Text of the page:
Let’s go back to our visioning process – Greater Works than These. What will be required of us if we are to steward our inheritance well?

There are a few take-aways from the January edition of the Journal. To begin, we need to change the conversation. Let’s stop talking about managing decline, and start talking about rediscovering hope, says Archbishop Mark McDonald. Let’s stop talking as if the purpose of the church is to fill our pews, says Archbishop Linda Nicholls. Our future does not lie in a return to the glory days (and besides, as I think we’ve already noted, they weren’t necessarily all that glorious).

Next, we need to ask what characterizes the sense of purpose of those communities who are bucking the trend and actually growing. Because some are. And there are two recurrent themes.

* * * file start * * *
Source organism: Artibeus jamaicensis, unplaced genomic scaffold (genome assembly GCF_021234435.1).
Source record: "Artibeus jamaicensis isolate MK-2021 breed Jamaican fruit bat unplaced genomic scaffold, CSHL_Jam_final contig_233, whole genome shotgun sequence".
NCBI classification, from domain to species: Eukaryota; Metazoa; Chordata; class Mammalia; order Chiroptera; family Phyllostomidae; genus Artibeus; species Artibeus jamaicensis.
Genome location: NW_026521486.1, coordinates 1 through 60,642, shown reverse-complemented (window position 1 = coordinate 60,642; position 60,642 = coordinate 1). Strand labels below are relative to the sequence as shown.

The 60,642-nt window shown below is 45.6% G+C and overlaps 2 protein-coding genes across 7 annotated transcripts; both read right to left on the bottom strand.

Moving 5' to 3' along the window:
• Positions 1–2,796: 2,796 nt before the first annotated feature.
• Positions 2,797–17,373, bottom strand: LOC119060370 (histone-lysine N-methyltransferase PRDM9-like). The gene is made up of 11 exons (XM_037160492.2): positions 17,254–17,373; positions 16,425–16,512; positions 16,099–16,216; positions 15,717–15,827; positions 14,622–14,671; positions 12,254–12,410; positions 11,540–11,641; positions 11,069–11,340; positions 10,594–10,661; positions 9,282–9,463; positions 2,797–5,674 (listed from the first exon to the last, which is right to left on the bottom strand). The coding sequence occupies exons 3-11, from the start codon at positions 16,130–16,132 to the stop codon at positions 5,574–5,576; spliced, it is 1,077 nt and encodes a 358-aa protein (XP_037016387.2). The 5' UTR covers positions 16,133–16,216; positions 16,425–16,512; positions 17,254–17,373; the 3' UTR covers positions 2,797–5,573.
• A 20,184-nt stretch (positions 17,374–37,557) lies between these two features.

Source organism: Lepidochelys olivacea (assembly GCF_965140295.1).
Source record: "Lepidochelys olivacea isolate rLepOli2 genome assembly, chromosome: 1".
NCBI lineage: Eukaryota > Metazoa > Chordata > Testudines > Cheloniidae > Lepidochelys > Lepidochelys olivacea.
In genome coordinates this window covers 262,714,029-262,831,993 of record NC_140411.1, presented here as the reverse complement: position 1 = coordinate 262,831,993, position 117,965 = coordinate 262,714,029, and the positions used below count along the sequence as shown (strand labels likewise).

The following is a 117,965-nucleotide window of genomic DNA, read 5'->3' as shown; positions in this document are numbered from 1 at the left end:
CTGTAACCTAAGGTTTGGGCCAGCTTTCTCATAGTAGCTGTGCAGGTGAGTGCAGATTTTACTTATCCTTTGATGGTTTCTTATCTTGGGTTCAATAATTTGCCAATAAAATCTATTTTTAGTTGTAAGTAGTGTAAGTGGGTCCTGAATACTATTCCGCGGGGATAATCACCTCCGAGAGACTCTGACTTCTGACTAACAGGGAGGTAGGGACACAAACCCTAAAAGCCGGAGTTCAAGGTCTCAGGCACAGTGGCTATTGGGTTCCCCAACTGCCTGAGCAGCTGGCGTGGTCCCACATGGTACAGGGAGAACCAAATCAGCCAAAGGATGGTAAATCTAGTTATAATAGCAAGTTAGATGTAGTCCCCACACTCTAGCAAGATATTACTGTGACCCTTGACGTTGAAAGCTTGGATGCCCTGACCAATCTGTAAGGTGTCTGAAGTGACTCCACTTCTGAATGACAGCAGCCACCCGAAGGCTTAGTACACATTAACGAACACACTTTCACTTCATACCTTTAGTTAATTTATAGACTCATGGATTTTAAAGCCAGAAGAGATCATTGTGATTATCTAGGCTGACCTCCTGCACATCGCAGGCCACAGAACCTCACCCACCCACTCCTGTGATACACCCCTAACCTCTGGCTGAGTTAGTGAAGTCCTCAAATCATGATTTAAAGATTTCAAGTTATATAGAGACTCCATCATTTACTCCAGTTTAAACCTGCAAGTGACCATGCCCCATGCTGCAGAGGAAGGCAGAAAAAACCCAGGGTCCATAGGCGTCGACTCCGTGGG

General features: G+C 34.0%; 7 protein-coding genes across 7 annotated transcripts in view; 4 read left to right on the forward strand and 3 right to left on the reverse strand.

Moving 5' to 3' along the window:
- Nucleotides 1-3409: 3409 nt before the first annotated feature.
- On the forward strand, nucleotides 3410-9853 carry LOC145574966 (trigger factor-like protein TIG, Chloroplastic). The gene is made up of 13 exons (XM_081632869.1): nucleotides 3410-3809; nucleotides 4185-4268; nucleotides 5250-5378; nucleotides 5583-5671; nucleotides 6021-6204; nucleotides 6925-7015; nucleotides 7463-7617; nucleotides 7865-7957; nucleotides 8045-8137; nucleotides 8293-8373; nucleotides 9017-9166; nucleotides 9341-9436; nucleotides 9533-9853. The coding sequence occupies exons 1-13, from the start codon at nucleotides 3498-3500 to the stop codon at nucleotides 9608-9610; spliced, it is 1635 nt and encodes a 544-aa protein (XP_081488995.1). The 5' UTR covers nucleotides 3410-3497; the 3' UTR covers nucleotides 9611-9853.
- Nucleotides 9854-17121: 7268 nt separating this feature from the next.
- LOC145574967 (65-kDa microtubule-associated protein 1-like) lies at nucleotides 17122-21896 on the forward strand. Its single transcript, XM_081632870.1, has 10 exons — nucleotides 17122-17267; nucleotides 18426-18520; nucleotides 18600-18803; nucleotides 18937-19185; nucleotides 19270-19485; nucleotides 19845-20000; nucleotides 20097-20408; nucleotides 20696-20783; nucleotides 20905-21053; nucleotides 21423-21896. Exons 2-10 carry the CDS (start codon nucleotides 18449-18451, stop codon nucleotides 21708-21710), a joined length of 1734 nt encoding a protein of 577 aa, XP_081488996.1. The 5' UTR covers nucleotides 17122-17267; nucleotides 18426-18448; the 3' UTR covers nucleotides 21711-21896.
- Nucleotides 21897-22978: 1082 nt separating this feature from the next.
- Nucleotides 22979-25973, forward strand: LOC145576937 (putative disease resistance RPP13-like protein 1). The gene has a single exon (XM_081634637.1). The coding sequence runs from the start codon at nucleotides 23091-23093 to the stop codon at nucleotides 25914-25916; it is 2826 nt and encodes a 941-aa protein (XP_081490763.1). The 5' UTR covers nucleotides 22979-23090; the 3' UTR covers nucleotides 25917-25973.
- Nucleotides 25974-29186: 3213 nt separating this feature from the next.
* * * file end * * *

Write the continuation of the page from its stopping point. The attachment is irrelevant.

First, the parishes that are vibrant, thriving, and growing are intently focused on the person, teachings and work of Jesus. Both as individuals and as parishes they have in common that they really want to work at this “Christianity thing,” at putting their faith into practice. That is why they gather. That is why it is important for the church to exist. So they create and take advantage of opportunities to learn more about their faith. They are intentional about shaping their lives in accordance with Christ’s teaching and example. They want to deepen their spirituality and sharpen their moral fibre. They want to love God with all their heart, soul, mind, and strength. After all, they reason, if Jesus isn’t at the centre, we may as well be the Kiwanis.